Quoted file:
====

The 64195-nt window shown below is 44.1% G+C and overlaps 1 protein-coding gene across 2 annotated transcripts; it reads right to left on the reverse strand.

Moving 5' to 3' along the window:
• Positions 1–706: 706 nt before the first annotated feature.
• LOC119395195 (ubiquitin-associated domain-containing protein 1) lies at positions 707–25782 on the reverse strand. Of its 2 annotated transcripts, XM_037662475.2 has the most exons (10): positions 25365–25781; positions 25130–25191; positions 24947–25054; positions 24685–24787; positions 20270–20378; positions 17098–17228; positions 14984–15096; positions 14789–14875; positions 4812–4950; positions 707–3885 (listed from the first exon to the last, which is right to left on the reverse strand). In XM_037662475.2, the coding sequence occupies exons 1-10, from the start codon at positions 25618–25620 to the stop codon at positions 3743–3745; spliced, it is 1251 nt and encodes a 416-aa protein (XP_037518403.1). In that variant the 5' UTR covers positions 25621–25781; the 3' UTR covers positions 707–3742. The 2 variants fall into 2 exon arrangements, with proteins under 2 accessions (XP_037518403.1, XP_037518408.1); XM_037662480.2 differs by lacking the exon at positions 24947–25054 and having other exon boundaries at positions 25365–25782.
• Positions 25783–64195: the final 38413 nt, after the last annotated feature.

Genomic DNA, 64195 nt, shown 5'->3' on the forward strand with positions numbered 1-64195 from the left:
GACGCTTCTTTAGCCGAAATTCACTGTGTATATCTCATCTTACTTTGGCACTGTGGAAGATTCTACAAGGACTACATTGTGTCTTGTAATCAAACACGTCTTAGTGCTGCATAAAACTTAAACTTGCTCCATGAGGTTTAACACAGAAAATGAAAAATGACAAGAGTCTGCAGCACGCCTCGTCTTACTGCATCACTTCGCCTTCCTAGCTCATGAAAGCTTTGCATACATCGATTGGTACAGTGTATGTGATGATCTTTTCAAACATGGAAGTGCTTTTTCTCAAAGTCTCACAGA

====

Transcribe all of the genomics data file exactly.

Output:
The 64195-nt window shown below is 44.1% G+C and overlaps 1 protein-coding gene across 2 annotated transcripts; it reads right to left on the reverse strand.

Moving 5' to 3' along the window:
• Positions 1–706: 706 nt before the first annotated feature.
• LOC119395195 (ubiquitin-associated domain-containing protein 1) lies at positions 707–25782 on the reverse strand. Of its 2 annotated transcripts, XM_037662475.2 has the most exons (10): positions 25365–25781; positions 25130–25191; positions 24947–25054; positions 24685–24787; positions 20270–20378; positions 17098–17228; positions 14984–15096; positions 14789–14875; positions 4812–4950; positions 707–3885 (listed from the first exon to the last, which is right to left on the reverse strand). In XM_037662475.2, the coding sequence occupies exons 1-10, from the start codon at positions 25618–25620 to the stop codon at positions 3743–3745; spliced, it is 1251 nt and encodes a 416-aa protein (XP_037518403.1). In that variant the 5' UTR covers positions 25621–25781; the 3' UTR covers positions 707–3742. The 2 variants fall into 2 exon arrangements, with proteins under 2 accessions (XP_037518403.1, XP_037518408.1); XM_037662480.2 differs by lacking the exon at positions 24947–25054 and having other exon boundaries at positions 25365–25782.
• Positions 25783–64195: the final 38413 nt, after the last annotated feature.

Genomic DNA, 64195 nt, shown 5'->3' on the forward strand with positions numbered 1-64195 from the left:
GACGCTTCTTTAGCCGAAATTCACTGTGTATATCTCATCTTACTTTGGCACTGTGGAAGATTCTACAAGGACTACATTGTGTCTTGTAATCAAACACGTCTTAGTGCTGCATAAAACTTAAACTTGCTCCATGAGGTTTAACACAGAAAATGAAAAATGACAAGAGTCTGCAGCACGCCTCGTCTTACTGCATCACTTCGCCTTCCTAGCTCATGAAAGCTTTGCATACATCGATTGGTACAGTGTATGTGATGATCTTTTCAAACATGGAAGTGCTTTTTCTCAAAGTCTCACAGA